Comic-Con 2013: The Ender's Game Experience

Come with us now on a journey through time and space...

The Ender’s Game Experience at Comic-Con 2013 is part portable set visit, part museum, part prop-store, part trailer, part tent. Pitched just across the way from the San Diego Convention Center, it’s the most eye-catching temporary structure at this year’s geekiest of geeky gatherings, and what’s inside is just as intriguing.

But first, a bit of background. A minor institution in the US, Orson Scott Card’s seminal sci-fi – first published, in part, as a short story in 1977, then fleshed out into a novel proper in 1985 – is a common sight on American teenagers’ syllabuses, telling the tale of a young boy genius called Ender Wiggin (played by Hugo’s Asa Butterfield) who’s sent to a giant space satellite-cum-Battle School in the sky to train to become the best tactical mind in the galaxy. This is in order to beat the insect-like alien enemy known as the buggers (no sniggers at the back, thank you) and save the human race.

Helping him (in a hindering sort of way) are the crotchety headmaster Colonel Hyrum Graff (Harrison Ford), the legendary half-Maori tactician Mazer Rackham (Ben Kingsley) and the altogether more caring Major Anderson (Viola Davis). The story itself is an intricate weaving of military strategy, school survival and a discussion of whether the ends can ever justify the means, and it’s a damn good one. In fact, film adaptations have been on the cards since its first publication, Scott Card remaining very careful indeed about who would eventually take it to the big screen.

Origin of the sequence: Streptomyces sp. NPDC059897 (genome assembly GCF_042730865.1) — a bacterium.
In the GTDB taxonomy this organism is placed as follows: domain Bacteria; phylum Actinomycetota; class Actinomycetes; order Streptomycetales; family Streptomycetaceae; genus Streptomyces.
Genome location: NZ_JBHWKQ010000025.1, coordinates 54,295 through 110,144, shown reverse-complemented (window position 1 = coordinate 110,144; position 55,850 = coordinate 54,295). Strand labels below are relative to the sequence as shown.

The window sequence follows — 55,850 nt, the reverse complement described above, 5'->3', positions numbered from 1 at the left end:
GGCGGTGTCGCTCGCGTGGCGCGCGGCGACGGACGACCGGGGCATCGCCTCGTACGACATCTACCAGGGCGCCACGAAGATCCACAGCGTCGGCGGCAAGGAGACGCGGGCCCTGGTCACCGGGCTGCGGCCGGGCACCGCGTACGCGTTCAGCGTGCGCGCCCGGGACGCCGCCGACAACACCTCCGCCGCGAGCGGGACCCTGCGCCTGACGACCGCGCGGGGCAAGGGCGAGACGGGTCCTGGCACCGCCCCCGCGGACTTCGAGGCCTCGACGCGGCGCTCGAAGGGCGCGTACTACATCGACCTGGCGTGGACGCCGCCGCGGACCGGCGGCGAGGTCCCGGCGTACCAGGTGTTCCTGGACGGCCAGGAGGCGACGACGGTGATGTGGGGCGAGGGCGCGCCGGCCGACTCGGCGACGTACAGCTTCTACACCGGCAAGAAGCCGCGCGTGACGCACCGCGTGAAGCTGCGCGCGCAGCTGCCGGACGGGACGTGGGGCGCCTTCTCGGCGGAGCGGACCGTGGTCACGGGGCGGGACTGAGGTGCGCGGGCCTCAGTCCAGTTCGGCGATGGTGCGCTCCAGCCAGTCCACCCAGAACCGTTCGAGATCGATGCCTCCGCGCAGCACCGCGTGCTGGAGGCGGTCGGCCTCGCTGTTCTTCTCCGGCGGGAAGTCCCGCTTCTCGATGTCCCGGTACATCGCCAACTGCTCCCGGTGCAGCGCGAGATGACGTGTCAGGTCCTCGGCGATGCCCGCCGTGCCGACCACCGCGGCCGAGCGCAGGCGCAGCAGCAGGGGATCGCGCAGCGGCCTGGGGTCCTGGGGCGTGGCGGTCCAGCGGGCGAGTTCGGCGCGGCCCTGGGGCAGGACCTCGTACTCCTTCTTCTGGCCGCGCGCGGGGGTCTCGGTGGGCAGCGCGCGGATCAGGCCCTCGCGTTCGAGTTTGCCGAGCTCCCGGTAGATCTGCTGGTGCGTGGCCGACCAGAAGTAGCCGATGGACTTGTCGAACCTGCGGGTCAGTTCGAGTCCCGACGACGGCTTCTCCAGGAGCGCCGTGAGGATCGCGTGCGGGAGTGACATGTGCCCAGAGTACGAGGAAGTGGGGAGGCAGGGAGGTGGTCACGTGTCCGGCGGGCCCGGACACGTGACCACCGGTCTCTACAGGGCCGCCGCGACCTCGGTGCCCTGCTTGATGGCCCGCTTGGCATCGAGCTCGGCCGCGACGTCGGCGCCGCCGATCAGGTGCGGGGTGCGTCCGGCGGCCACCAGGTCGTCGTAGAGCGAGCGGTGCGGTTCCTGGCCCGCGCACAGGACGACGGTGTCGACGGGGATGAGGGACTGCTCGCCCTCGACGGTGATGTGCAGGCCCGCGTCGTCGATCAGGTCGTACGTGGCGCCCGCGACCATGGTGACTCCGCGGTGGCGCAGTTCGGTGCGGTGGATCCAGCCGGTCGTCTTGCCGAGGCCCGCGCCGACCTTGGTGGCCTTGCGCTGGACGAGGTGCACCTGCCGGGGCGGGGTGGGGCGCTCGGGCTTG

The man who eventually passed muster was Gavin Hood, of Tsotsi and X-Men Origins: Wolverine fame, who both wrote the screenplay and directed the film, incorporating details from the novel and its parallel piece, Ender’s Shadow, which concentrates on Bean, a peripheral character in the original book, here played by Aramis Knight.

So, to the Ender’s Game experience itself. Below is a gallery of photographs taken during the walk around, accompanied by notes that will add a bit of detail to what it was like in there, and what we can look forward to once the film finally hits cinemas in October 25 (if you’re in the UK) or, if you’re in the US, November 1.

P.S. We’ve made sure there aren’t any spoilers here, though if you are craving some, just check out the Scott Card’s books and they should do the trick quite nicely.